DTA #DevOps: What to do when you have a BOSH outage

BOSH is an open source project that is used to package, deploy and manage cloud software. We recently had an outage within one of our BOSH environments which taught us a few things about BOSH we wanted to share.

an image of the error generated by BOSH

Background

‘> To make error is human. To propagate error to all server in automatic way is #devops.’

An essential part of a BOSH environment is the director, which typically is a virtual machine which manages the lifecycle of other virtual machines in the environment. BOSH uses a number of certificates that are automatically generated at installation time so its components can securely communicate, which are kept in a var-store file generally called creds.yml.

One of our BOSH directors was deployed around one year ago, and the automatically generated certificates have a one year expiry time. We first noticed this when our CI system ran a `bosh deploy` which gave an error:

Get https://10.x.x.x:25555/info: x509: certificate has expired or is not yet valid

We decided to jump into a test environment and get new certificates by simply deleting all the certificates in creds.yml, and redeploying the director. This mimics a new installation where BOSH will automatically generate the missing certificates it needs. After this finished, the director came up successfully, and responded successfully to bosh-cli commands like `bosh instances`, however all running instances were reported as “unresponsive agent”. This is expected, as the new certificates were not yet copied onto the running instances so the director could not yet talk to them, however jobs on the instances themselves were still running, and our applications were servicing user requests.

We then ran `bosh cloud-check` on each deployment to recreate each instance. For deployments with five or less instances, the resurrector will also automatically recreate these instances. This meant that each existing instance was deleted, and then recreated with the new certificates. After that point, the director could communicate with each instance happily.

We decided we had a viable solution to rotate our certificates, albeit with an outage for instances that did not have redundancy. In this particular environment, this was acceptable when the outage was scheduled for outside of business hours.

All too easy… until it wasn’t

We began our maintenance by deleting the certificates from the creds.yml using `vi`. It was later realised that some other lines were accidentally deleted, particularly the line containing `credhub_encryption_password`.

As planned, we then ran `bosh create-env` to recreate the BOSH director. It went ahead and generated new entries for the things that were missing in creds.yml that it needed, including our certificates and a new `credhub_encryption_password`.

Then `bosh create-env` gave this error

Deploying:

 Running the post-start script:

   Sending ‘get_task’ to the agent:

     Agent responded with error: Action Failed get_task: Task 1a06760d-a750-4d94-59ee-d65ec8793c56 result: 1 of 3 post-start scripts failed. Failed Jobs: credhub. Successful Jobs: director, uaa.

Initially we thought this was a problem with one of the certificates being rotated, so we re-ran `bosh create-env` but got the same error.

Meanwhile as we looked at why credhub was failing, the resurrector was still running. We found out later the resurrector saw that all our instances had “unresponsive agent”, and had kicked off jobs to recreate them. It just so happens that all our of deployments in this environment have a maximum of five instances, so the resurrector happily requested a fix for all deployments. The director went from seeing all instances as unhealthy “unresponsive agent”, to slowly seeing more and more instances in the healthy “running” process state.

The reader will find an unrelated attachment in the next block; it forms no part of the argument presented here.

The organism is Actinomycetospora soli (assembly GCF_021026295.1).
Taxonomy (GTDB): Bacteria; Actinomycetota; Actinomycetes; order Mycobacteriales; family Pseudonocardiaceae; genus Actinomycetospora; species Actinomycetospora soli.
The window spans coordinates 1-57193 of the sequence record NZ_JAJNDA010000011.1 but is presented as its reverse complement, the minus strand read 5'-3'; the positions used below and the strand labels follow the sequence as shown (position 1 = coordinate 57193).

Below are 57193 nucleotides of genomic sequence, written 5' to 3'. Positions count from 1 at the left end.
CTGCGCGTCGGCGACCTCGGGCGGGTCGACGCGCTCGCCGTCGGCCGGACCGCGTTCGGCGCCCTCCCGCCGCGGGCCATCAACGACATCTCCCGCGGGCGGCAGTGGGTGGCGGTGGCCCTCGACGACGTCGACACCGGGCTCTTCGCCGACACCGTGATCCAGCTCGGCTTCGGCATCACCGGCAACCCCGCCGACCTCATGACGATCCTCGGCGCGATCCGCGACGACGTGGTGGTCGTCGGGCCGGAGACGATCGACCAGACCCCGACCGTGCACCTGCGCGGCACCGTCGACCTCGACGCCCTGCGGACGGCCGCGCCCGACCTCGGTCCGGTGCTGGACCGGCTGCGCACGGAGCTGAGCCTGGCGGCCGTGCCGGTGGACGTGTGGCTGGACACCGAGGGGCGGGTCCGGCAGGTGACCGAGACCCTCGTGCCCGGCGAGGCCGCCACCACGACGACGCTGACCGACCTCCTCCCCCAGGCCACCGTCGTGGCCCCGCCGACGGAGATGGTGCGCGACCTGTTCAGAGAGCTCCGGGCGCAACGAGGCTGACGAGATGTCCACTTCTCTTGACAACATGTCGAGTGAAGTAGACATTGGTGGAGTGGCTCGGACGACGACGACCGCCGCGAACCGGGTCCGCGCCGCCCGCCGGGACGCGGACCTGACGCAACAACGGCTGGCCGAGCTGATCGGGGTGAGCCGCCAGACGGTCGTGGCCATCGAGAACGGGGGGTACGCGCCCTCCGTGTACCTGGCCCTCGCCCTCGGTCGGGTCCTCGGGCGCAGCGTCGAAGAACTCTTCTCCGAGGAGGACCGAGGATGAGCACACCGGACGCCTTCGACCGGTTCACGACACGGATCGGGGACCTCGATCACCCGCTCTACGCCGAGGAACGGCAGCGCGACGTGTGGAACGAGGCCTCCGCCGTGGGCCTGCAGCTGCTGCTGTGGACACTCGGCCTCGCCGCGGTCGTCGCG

Around this time, some alerts started going off as our applications stopped responding. A `bosh instances —ps` showed that there were no jobs running on any of these healthy “running” instances.

We tried to run `bosh recreate` on a deployment, which was when we got errors like this:

Task 147 | 06:39:48 | Preparing deployment: Preparing deployment (00:00:00)

Task 147 | 06:39:49 | Error: Unable to render instance groups for deployment. Errors are:

 - Unable to render jobs for instance group ‘web’. Errors are:

   - Unable to render templates for job ‘atc’. Errors are:

     Failed to open TCP connection to 10.x.x.x:8844 (Connection refused - connect(2) for “10.x.x.x” port 8844)

It appears that the resurrector ignores this errors when requesting a fix for a deployment. The director was happily recreating all our instances, and while able to communicate with the new instance, was then failing to install and configure each instance in all our deployments. The failure showed in `bosh events`, but did not halt the automated behaviour. The result was that the director was wiping all the virtual machines

Once we realised the `credhub_encryption_password` had been changed, we reverted this value to the original value, and `bosh create-env` then finished successfully and fixed the director, however the damage from the resurrector was already done and we had a much longer outage on each instance than we planned. We then went through and ran `bosh recreate` on each deployment to be sure we fixed them all.

Wrap-up

We were quite unlucky to accidentally change our `credhub_encryption_password` at the same time as rotating our certificates, but it reminded us of the risk of a single engineer manually editing such files. Given the risk, we will pair on changes like this in the future, and script it the next time we need to rotate our creds.yml certificates.

We hope that sharing our experiences helps other BOSH operators in troubleshooting similar issues.